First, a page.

Cook says he plays games because they’re more active, more mentally challenging than movies or TV — and though some are violent, their appeal centers on the strategy they require: “It almost becomes a game of chess instead of a game of ‘Shoot somebody’s head off,’ ” he says.

Like Boerstler, Cook says games have benefited him in many ways, from a sharpened ability to find his way around a new city to practice at setting his sights on major goals.

“In college and even in work a lot, we’ll have smaller projects along the way and then there’s kind of the big project right at the end, where it’s pulling together all the skills you’ve learned through each project,” he says. “And it’s something that’s very similar in a video game. You’re going around a world and you need to get the key from this person and a sword from this person and a map from that person, and use those all together in the end of the video game.

“Video games do kind of help you see the bigger picture,” he says.

Does The Game Itself Matter?

MIT’s Klopfer, who researches educational games and has a son about the same age as mine, sums up: “Not all games are created equal, and not all kids are playing the same games.”

“My son is an avid fan of ‘Minecraft,’ ” he says, “and it’s a super-creative game, all sorts of complex things you can build in the world and systems that you need to understand, and I think kids who play that game are gaining a lot from it. I think there’s other games you can play that are not particularly deep thoughtful games.”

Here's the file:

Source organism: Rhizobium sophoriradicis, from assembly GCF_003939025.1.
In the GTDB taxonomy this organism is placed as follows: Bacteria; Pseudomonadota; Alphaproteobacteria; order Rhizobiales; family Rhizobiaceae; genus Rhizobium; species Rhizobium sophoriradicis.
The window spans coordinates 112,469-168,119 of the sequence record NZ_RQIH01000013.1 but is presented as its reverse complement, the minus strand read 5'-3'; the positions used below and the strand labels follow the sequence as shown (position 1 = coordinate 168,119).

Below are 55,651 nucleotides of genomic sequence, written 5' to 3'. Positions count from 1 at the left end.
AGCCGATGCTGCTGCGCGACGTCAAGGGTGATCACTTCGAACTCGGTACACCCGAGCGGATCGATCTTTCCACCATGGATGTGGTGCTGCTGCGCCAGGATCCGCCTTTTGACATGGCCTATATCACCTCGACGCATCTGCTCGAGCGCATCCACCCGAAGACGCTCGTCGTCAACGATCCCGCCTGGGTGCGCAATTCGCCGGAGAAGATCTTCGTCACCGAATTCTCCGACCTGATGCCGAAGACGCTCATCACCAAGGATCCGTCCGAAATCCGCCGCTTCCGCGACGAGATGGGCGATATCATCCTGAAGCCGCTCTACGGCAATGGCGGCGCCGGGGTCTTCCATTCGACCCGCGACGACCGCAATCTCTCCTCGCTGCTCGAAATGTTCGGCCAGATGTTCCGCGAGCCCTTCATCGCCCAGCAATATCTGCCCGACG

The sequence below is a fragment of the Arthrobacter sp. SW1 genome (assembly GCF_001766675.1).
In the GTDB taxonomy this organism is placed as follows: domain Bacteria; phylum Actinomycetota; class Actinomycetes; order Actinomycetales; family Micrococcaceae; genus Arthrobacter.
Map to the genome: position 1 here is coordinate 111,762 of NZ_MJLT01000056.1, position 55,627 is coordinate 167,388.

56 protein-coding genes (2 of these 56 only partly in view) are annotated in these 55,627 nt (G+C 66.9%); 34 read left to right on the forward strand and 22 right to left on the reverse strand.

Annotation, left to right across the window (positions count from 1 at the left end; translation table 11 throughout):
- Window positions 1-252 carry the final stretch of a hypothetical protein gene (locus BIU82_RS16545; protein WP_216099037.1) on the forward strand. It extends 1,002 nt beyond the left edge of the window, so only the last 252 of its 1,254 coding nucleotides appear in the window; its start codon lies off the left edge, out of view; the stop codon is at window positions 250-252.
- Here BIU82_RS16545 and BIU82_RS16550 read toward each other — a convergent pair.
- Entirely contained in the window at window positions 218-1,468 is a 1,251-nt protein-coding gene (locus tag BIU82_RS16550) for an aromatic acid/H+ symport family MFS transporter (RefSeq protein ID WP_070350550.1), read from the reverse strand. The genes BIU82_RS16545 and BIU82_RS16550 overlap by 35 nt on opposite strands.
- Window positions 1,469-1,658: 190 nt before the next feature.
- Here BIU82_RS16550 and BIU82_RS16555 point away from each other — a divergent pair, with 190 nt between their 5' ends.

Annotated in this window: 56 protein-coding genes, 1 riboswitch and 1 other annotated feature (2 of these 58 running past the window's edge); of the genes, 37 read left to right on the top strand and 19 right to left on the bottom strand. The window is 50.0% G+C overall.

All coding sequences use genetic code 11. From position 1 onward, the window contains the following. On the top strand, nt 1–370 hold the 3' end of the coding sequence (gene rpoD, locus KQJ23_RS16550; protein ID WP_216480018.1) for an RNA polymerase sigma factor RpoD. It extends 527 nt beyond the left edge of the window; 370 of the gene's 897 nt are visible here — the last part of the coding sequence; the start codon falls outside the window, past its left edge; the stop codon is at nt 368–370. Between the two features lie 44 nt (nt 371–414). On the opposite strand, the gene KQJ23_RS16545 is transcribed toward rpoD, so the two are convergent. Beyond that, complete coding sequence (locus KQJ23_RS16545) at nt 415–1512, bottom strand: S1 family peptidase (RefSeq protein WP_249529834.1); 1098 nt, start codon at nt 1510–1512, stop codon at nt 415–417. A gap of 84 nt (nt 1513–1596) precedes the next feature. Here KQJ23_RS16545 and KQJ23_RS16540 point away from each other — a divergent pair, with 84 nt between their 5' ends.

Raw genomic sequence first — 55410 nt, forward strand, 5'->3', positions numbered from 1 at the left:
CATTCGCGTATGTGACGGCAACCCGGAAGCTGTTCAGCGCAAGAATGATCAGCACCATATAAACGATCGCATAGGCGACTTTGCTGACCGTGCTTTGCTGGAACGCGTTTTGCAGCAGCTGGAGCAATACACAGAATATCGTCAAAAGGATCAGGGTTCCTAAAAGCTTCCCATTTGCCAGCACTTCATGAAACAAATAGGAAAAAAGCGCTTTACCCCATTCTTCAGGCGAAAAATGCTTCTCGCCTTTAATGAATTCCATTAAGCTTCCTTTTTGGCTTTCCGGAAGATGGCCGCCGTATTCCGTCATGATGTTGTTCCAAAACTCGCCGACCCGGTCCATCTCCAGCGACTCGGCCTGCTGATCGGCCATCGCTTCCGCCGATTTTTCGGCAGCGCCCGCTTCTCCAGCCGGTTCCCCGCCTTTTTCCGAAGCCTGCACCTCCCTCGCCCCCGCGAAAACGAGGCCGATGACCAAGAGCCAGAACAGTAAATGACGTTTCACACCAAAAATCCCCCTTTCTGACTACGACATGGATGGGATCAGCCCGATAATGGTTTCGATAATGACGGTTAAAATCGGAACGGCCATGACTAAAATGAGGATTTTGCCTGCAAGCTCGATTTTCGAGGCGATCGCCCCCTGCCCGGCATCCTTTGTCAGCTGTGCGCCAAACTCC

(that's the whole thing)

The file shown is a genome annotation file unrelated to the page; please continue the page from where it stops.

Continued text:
Because video games are such a powerful teaching tool, Rich, of Children’s Hospital, warns parents to be mindful of which games their children play, because they will learn from what they play.

“The simple approach is: Give your kids games that teach them what you want them to learn,” he suggests. “If you want them to learn how to kill terrorists effectively, then there are some great games out there…”

I asked Tully what he thinks he’s getting from games.

“They’re fun. And they’re kind of educational, and they require me to think, unlike some homework…”

And how do you think that games help or don’t help kids?

“Well it kind of depends on the kid,” he says. “Like some kids get so addicted that they play games games games games games games games nonstop and they don’t do other things. Most games have hidden education and they’re so addicted to it and they want to play it so much they miss the education, so games only hurt. Luckily I’m not one of those kids…”

(Parental note: Many games are designed to be addictive. We’ve been very happy with the time-limit software we long ago installed on the computer. Dr. Rich favors teaching kids time management over using time-limit software. My response: I vote for the “choose your battles” school of parenting.)

Olson was part of a group of researchers and video game makers who met with Vice President Joe Biden last week to help the White House develop its strategies against gun violence, including the call for more video game research.

“We’re really in a golden age of video game research,” she says, “in the sense that a lot of people are looking at it from more perspectives with a lot fewer assumptions.”

Olson particularly recommends more research focusing on kids who are at high risk for violent behavior, but she says parent need to know much more, to figure out how to supervise their kids so that they get the least harm, and the greatest benefit, from games.

So, are children being harmed by playing these games? Olson says that at this point there is no research to show that game playing causes violent behavior, but some games might frighten or psychologically harm children of certain ages, or those with preexisting problems.

I think I speak for many parents when I say yes, we need to be vigilant, and yes yes yes, we could really use more good data to base our decisions on. A lot more.